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German Jim

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Has/Have/Do any of you shooters ever run LOADED cartridges through your vibratory case tumbler to get the brass polished?  Is it safe?

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NO!  Stop, back up...  smokeless powders,  whether ball, spherical, or extruded, are coated to control burn rate, etc... tumbling the completed cartridge will alter the characteristics of the powder.

 

And for all those that say... "...the powder's jostled around in shipping and handling..."  it ain't like the powders moving in a VERY small confined space, and to such an extent.   Frankly, if you want to take your safety and your firearms and risk damage... okay... but don't bring that redneck bs out to the range and subject John Q. Public, his wife, and their children to your stupidity.  And, if this weren't a junior friendly forum, I'd tell you what I think of that practice in good 'ol fashioned, non public cowardice Salty Sailor language.

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15 minutes ago, German Jim said:

Has/Have/Do any of you shooters ever run LOADED cartridges through your vibratory case tumbler to get the brass polished?  Is it safe?

No I never have tumbled loaded cartridges.   Dull brass will shoot just as good.

Edited by Matthew Duncan
fix typos
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I do it everyday, as do hundreds of manufacturers. Professional ballistics lab test have shown (I've been present during testing)  that a 15-20 minute tumble in corn cob has zero affect on the powder composition. Do and believe what you want but I won't box a round up without it. 

Edited by Deuce Stevens SASS#55996
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I have, but not to make them shiny. I run them through the vibrator to clean them up before I load them. My 32-20's are a bottleneck cartridge that requires they be lubed before running them through the resizing die on my LNL press. After I load about a hundred of them, and have to refill the primer feeder back up, I run the ones I just loaded through my vibrator for less than 5 minutes  just to get the lube off of them.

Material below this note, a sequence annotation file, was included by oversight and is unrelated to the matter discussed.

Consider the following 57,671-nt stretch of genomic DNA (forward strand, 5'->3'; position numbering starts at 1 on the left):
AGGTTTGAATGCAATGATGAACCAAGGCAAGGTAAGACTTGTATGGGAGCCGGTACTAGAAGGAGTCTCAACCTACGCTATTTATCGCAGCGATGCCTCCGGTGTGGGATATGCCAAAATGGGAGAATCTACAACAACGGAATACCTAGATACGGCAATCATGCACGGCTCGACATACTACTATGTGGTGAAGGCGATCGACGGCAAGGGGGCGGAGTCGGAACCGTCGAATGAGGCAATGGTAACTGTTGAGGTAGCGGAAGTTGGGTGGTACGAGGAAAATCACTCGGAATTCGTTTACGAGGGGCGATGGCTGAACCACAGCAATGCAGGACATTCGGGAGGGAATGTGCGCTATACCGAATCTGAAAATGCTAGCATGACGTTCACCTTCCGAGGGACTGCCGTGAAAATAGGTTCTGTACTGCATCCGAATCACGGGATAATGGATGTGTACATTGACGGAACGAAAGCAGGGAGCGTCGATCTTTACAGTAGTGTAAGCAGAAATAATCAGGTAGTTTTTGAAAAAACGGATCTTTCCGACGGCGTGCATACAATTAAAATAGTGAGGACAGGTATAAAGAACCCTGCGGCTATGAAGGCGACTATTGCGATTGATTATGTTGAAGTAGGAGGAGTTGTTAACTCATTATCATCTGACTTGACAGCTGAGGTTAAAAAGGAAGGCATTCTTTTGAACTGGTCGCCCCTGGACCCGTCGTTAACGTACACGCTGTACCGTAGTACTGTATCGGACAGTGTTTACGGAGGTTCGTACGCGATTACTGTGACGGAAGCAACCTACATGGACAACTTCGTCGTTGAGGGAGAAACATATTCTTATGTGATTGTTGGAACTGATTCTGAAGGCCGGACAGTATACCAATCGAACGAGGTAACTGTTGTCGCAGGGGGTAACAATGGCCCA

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The shiniest my brass ever gets is when it comes out the tumbler just before I load it. After that it gets a wipe down and into the box. Has worked well for 50 years and I prefer clean to shiny!  :rolleyes:

JC

Edited by Joe Cross, SASS #13848 L
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19 minutes ago, Deuce Stevens SASS#55996 said:

I do it everyday, as do hundreds of manufacturers. Professional ballistics lab test have shown (I've been present during testing)  that a 15-20 minute tumble in corn cob has zero affect on the powder composition. Do and believe what you want but I won't box a round up without it. 

Ok Deuce, I'll allow as a quick 10-15 minute spin to get lube & such off... is probably not going to affect the powder greatly... however, my brass takes at least an hour, sometimes a couple more to actually polish... therein lies my aversion.  

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I do know that dull brass shoots as good as shiny brass. I was just curious to know if I could tumble to remove some of the lube after reloading.

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41 minutes ago, Griff said:

Ok Deuce, I'll allow as a quick 10-15 minute spin to get lube & such off... is probably not going to affect the powder greatly... however, my brass takes at least an hour, sometimes a couple more to actually polish... therein lies my aversion.